Now, having said all this, I must clarify that I do not mean we can do nothing we enjoy ourselves. It is most certainly right and good for us to have our own hobbies and passions. However, even in these, we are made to think of ourselves last, and love them, knowing that they also are God’s gifts to us. Do you like to read? Then read, and don’t worry about how good of a reader you are or whether you should read more or less. Do you have a passion for art? Then engage in it fully, losing yourself in the human creativity that God has gifted to us. Whatever you enjoy and whatever you do, be willing to deny yourself in pursuing it, because the good things of life are gifts of joy, ways God expresses Himself and His love to us. In denying ourselves even to pursue our passions, we find greater fulfillment because God has provided for us richly all things to enjoy. We just get in our own way! Every moment I spent thinking about me is a moment I could find greater fulfillment in by thinking of my wife, my God, or my hobbies. The same goes for you. If you forget you exist, even your hobbies will be more pleasurable.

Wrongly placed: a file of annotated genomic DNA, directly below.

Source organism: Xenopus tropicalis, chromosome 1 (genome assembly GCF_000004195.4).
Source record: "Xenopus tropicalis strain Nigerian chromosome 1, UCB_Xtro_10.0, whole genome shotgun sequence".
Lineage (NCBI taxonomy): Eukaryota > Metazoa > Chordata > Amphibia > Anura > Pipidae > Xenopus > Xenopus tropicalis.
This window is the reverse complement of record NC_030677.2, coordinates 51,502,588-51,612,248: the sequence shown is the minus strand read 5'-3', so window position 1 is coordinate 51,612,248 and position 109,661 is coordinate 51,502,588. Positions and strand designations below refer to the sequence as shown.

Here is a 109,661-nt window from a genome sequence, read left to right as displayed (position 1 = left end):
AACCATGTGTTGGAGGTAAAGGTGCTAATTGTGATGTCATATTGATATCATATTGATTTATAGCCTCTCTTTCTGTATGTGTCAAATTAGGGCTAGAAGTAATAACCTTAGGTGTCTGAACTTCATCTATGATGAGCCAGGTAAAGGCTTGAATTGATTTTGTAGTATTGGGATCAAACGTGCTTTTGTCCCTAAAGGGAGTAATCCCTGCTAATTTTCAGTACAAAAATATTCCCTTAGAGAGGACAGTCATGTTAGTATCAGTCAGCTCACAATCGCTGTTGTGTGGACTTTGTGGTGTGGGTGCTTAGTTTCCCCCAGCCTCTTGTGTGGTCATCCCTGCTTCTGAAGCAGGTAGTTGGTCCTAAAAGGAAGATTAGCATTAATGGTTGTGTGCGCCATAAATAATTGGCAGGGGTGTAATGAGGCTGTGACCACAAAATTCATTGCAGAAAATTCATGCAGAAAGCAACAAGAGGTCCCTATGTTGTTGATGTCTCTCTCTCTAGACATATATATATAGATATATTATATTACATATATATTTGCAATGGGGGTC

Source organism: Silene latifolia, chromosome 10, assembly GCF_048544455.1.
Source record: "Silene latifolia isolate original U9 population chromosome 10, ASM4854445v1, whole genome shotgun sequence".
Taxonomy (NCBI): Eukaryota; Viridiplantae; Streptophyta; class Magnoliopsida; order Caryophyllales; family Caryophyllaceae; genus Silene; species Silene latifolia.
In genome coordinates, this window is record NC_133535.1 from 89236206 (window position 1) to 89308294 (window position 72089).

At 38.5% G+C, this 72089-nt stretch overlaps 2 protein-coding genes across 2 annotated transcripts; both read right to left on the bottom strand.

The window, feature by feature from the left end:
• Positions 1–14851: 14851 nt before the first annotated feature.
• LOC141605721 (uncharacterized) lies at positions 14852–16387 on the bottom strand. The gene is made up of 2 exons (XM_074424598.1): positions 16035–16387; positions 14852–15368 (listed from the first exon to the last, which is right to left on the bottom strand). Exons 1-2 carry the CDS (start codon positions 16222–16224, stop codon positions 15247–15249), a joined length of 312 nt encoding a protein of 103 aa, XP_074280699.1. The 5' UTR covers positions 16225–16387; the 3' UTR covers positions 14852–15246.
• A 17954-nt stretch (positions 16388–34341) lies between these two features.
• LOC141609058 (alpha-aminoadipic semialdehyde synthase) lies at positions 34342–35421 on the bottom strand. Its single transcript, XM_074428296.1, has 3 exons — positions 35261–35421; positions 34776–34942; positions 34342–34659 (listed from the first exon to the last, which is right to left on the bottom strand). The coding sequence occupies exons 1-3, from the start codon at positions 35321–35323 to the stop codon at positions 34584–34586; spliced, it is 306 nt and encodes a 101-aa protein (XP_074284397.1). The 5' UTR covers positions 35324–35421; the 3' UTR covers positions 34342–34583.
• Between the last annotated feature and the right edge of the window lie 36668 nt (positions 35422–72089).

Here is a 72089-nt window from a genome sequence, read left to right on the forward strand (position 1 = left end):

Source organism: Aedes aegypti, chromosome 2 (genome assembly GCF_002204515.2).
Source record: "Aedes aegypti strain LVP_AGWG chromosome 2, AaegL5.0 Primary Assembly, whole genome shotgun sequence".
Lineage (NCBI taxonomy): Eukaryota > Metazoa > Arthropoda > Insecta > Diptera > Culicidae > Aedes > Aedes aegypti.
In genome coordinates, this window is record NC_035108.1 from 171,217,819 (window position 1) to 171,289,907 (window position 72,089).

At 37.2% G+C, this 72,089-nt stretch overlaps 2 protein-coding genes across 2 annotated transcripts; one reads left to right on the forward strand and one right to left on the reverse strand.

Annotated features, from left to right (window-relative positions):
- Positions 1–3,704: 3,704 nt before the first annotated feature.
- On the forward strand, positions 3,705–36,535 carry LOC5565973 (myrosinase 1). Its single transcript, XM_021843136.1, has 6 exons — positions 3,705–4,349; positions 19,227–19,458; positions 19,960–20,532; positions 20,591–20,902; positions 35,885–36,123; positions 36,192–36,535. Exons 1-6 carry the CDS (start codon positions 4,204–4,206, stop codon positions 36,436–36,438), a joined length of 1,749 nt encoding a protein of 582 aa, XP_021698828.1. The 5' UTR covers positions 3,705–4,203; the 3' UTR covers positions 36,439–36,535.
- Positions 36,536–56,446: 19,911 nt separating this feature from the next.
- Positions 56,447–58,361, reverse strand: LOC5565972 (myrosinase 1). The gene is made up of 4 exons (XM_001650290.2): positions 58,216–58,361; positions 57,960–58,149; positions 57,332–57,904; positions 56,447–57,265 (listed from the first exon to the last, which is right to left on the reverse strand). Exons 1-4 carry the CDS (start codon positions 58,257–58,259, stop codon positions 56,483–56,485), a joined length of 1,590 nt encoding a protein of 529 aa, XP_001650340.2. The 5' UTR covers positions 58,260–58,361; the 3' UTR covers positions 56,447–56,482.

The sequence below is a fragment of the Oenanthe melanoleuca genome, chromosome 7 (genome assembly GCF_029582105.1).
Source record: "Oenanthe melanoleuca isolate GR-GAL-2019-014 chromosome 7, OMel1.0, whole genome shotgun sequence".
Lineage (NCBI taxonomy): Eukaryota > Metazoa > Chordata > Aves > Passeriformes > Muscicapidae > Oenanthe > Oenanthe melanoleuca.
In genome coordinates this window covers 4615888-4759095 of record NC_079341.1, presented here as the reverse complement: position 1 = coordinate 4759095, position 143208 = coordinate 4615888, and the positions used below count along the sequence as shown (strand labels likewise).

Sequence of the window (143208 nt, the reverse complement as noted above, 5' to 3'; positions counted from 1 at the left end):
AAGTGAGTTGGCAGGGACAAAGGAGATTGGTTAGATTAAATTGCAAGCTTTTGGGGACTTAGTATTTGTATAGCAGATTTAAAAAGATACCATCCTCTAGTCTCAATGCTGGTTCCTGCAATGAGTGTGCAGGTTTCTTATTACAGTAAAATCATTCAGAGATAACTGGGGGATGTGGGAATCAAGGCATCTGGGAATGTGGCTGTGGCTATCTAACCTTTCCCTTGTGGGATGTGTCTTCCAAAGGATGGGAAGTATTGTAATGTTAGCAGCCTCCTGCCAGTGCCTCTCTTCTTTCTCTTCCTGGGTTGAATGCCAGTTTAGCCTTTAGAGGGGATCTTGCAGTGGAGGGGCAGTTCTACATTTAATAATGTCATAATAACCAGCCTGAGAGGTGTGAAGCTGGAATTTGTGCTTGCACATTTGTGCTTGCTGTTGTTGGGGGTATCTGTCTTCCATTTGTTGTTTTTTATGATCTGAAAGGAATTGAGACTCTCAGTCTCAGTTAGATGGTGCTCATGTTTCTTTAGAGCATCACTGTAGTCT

Every moment I spent thinking about me is a moment I could find greater fulfillment in by thinking of my wife, my God, or my hobbies.

To conclude this all, remember that love, love as Jesus taught it, means finding ourselves outside of ourselves, first in God, second in other people, and finally in the things we enjoy. When we deny our tendency to self-center, we find greater joy, greater godliness, and greater life. So learn to forget you exist. Lose your existence in pursuing love for God, others, and passions. Once you’ve forgotten yourself, you won’t even know what you’re missing (because you really won’t be missing anything!).

Oh, and last of all, pray for me so that I can live like this too!

Yes, This Is A New Year’s Resolution Post

There are few things more expected from a blogger than some kind of post for a major holiday, including New Year’s. Also usually expected is a post about New Year’s resolutions, especially from people who blog about personal stuff.

Most people don’t follow through on most of their New Year’s resolutions. In fact, I’m pretty sure jokes abound about not making a resolution because you actually want to accomplish something. I have a theory, though. I think one of the main reasons that people don’t follow through is that they make their resolutions far too ambitious. It seems that most people resolve to fix all of/most of/the biggest of their life problems. That’s admirable, but such changes often take many years, or happen imperceptibly. So those kinds of resolutions rarely work out like people want.